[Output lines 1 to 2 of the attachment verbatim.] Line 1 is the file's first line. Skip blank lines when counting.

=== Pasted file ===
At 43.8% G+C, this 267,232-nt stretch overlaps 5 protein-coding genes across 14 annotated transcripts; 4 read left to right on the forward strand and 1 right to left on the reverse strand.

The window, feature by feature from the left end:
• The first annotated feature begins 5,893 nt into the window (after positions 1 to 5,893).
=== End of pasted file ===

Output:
At 43.8% G+C, this 267,232-nt stretch overlaps 5 protein-coding genes across 14 annotated transcripts; 4 read left to right on the forward strand and 1 right to left on the reverse strand.

The window, feature by feature from the left end: